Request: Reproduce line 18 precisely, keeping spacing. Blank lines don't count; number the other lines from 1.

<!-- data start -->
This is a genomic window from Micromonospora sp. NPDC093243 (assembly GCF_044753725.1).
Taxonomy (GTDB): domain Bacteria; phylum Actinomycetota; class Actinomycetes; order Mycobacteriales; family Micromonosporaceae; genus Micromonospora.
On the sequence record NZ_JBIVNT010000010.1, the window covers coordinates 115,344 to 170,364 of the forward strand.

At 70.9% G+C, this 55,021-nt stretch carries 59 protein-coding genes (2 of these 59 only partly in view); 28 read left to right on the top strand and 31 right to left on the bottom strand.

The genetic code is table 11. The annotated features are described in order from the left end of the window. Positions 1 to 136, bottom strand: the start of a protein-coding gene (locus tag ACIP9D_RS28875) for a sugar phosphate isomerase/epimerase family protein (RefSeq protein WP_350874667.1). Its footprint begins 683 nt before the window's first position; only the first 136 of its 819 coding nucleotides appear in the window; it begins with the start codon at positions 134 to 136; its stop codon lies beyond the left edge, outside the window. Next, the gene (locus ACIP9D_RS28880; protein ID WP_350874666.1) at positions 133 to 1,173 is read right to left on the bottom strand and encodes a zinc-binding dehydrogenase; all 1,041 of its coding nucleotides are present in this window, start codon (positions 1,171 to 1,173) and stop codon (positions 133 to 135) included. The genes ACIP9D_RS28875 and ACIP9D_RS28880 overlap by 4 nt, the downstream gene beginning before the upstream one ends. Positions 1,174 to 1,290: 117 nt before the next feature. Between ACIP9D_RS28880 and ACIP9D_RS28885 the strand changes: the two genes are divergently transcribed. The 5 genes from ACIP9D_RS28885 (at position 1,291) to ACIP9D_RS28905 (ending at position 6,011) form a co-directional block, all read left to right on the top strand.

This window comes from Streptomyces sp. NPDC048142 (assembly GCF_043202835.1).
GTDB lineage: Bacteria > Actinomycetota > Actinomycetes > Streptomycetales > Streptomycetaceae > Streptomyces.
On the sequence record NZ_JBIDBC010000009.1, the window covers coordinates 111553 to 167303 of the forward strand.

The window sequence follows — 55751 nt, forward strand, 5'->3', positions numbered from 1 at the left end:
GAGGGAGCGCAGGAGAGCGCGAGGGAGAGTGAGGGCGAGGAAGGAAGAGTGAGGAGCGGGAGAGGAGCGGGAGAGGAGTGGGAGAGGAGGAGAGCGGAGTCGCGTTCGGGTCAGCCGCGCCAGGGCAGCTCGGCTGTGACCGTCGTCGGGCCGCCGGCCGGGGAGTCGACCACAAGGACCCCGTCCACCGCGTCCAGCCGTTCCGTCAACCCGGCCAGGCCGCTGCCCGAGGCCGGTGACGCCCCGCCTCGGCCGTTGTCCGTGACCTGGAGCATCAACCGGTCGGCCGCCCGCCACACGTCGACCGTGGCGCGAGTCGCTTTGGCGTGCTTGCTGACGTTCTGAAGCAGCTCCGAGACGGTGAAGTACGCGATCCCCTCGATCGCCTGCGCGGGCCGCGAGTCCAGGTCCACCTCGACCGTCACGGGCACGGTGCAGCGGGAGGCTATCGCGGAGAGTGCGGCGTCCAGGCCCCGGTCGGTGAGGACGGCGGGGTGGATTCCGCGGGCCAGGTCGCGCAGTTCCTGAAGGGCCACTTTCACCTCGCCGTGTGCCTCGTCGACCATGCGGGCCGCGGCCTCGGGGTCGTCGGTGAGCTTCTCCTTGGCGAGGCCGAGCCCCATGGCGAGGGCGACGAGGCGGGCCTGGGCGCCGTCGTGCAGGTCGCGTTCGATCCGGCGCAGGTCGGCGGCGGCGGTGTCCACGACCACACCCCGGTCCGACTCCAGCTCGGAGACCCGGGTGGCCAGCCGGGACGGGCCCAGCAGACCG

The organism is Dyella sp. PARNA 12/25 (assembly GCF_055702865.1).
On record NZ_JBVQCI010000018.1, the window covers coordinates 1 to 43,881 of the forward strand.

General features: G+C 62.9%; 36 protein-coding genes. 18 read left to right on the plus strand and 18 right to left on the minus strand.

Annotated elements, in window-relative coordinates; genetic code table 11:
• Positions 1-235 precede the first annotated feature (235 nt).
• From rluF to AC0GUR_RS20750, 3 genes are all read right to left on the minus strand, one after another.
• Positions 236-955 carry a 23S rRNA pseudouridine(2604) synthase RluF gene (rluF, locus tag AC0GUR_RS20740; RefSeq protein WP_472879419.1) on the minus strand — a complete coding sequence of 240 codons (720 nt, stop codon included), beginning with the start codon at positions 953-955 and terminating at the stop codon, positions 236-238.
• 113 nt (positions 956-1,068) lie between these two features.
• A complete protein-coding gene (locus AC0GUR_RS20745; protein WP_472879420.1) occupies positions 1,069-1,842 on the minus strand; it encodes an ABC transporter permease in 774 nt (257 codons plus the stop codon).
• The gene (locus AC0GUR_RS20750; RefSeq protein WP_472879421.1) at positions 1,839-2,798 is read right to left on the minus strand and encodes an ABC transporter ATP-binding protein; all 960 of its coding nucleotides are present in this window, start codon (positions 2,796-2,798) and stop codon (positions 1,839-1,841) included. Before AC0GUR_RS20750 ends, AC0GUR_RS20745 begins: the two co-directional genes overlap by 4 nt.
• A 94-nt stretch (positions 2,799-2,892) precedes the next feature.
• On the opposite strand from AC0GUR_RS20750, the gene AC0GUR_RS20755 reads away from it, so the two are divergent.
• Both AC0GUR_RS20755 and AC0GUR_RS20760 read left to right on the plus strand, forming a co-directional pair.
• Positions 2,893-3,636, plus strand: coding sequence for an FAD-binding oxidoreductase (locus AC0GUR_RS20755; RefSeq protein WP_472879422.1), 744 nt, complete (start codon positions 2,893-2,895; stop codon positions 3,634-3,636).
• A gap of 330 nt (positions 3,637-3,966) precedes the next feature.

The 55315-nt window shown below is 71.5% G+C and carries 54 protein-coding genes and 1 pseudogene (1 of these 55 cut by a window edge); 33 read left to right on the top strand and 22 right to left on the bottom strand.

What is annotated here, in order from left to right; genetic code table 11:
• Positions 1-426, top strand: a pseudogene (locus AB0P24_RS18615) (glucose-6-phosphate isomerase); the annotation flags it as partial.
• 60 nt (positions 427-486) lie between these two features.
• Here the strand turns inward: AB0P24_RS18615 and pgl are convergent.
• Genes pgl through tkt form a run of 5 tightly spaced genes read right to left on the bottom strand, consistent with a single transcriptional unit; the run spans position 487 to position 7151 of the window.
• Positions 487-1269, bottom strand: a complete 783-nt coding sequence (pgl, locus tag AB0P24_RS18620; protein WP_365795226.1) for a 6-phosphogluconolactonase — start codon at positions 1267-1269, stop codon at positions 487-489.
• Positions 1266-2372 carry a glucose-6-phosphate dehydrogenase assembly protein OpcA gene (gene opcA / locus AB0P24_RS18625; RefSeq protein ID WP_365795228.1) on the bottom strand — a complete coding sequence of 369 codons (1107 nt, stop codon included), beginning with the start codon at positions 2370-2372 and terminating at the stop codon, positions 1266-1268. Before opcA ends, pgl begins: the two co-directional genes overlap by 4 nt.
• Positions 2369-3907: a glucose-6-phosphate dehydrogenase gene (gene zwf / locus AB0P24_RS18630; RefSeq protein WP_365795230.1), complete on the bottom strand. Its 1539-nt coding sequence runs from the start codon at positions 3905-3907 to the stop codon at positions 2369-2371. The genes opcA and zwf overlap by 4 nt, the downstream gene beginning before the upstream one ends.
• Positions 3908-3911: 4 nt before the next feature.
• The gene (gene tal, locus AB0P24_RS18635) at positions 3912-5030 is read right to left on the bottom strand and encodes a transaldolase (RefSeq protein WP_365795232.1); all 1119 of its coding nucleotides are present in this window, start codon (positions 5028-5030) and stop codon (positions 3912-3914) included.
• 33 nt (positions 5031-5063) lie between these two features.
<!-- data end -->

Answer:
• 113 nt (positions 956-1,068) lie between these two features.